However, there is no guarantee that workers at the Hyundai Georgia plant will be unionized.

Georgia is a “right to work” state, meaning workers may not be required to join a union or make payments to a union as a condition of employment.

A Hyundai spokesman did not respond to an email asking if the Georgia plant would be unionized. A senior Biden administration official who briefed reporters on the condition of anonymity said there was no contradiction between Biden’s encouraging investors to unionize while his administration is “doing everything it can” to encourage investment and bring jobs to the United States

Biden refrained from visiting the demilitarized zone on the north and south borders, a regular stop for US presidents on visits to Seoul. Biden visited the DMZ as vice president and is more interested in seeing Osan Air Base, White House National Security Adviser Jake Sullivan said.

While on base, Biden chatted with the troops and their families at the bowling alley and indulged his passion for ice cream — doubly so. First chocolate chip, then vanilla and chocolate.

Biden and Korean President Yoon Sook Yeol announced Saturday that they will consider expanded joint military exercises to ward off the North Korean nuclear threat.

The push for deterrence by Biden and Yoon, less than two weeks into his presidency, marks a departure by leaders from their predecessors. Trump had considered scrapping the drills and expressed affection for North Korea’s Kim. And South Korea’s last president, Moon Jae-in, remained committed to dialogue with Kim until the end of his term, despite repeated rebuffs from the North.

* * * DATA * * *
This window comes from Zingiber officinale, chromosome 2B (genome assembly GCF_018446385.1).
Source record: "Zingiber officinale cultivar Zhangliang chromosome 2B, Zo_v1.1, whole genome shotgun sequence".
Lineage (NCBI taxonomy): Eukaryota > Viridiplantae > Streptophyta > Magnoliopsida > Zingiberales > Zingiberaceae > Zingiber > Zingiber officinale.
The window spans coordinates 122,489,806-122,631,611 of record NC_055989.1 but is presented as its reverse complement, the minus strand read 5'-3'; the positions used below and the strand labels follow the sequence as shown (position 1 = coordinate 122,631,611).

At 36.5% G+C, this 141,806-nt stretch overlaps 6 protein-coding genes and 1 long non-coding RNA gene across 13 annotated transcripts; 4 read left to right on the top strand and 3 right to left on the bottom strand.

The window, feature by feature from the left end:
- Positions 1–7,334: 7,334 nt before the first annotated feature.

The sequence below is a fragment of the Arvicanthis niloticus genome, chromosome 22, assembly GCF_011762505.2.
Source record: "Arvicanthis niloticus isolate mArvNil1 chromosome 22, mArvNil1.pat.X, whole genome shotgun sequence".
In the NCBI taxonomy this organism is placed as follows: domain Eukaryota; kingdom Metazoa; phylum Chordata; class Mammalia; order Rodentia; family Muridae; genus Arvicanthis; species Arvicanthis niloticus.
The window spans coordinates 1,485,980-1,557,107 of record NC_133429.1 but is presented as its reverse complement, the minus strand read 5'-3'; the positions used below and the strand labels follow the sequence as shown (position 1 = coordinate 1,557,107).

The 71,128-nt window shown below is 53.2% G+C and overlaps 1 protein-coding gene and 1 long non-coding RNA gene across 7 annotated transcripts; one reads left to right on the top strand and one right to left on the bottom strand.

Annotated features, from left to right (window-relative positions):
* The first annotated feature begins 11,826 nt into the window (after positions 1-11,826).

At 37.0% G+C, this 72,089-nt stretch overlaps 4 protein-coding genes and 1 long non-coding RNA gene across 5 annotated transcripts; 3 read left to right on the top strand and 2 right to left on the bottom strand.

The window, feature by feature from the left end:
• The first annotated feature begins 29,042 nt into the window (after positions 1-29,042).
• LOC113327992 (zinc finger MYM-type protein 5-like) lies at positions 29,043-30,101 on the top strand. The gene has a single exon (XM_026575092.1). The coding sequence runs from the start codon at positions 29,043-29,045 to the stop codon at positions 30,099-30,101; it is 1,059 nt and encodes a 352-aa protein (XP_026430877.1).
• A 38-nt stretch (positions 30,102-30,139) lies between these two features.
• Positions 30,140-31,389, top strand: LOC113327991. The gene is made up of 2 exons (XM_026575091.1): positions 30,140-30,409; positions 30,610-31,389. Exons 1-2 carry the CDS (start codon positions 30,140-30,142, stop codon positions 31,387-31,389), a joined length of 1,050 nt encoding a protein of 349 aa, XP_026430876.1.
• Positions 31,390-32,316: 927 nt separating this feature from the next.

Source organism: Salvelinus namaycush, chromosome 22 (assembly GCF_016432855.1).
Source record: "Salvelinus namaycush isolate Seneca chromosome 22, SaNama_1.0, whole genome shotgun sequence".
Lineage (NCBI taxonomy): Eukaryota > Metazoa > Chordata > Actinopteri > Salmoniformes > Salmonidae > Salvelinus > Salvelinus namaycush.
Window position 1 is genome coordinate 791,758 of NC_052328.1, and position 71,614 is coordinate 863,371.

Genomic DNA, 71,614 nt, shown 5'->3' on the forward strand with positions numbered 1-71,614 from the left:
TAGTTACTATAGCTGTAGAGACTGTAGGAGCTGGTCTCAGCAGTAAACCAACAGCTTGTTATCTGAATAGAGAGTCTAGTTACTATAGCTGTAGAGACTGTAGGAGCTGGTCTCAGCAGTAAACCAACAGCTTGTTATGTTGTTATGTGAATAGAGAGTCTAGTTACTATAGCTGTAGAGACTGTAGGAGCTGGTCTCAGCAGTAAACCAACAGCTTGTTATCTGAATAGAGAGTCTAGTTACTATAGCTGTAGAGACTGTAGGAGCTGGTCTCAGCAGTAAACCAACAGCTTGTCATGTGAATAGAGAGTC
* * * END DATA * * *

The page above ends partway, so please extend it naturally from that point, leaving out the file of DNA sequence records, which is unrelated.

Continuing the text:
Yoon advertised with the promise to strengthen relations between the US and South Korea. He reiterated at a dinner in Biden’s honor on Saturday that his goal is to take the relationship with North Korea “beyond security issues” that have long dominated the relationship.

“I will try to chart a new future vision of our alliances with you, Mr. President,” Yoon said.

During the Japan leg of Biden’s trip, he will meet with Prime Minister Fumio Kishida on Monday and set out his vision for negotiating a new trade deal, the Indo-Pacific Economic Framework.

Shortly after arriving in Tokyo Sunday night, Biden visited the US mission chief’s residence to attend a room dedication for Norman Mineta, the late US Secretary of Transportation.

Mineta, a former Democratic congressman who served in both the George W. Bush and Bill Clinton cabinets, died earlier this month. He was the son of Japanese immigrants, and he and his family were among those held in Japanese internment camps by the US government during World War II.

A key theme of the trip is strengthening US alliances in the Pacific to counter China’s influence in the region.

But there is an ongoing debate within the administration over whether to lift some of the $360 billion in Trump-era tariffs on China. US Treasury Secretary Janet Yellen recently said some of the tariffs would hurt US businesses and consumers more than China.

On Tuesday, Japan hosts Biden at a summit for the Quad, a strategic alliance of four countries that also includes Australia and India. The US President will then return to Washington.


Associated Press writers Chris Megerian and Darlene Superville in Washington contributed to this report.

Copyright © 2022 by The Associated Press. All rights reserved. Biden in Asia: President pushes economic and security goals as he ends South Korea visit

Dais Johnston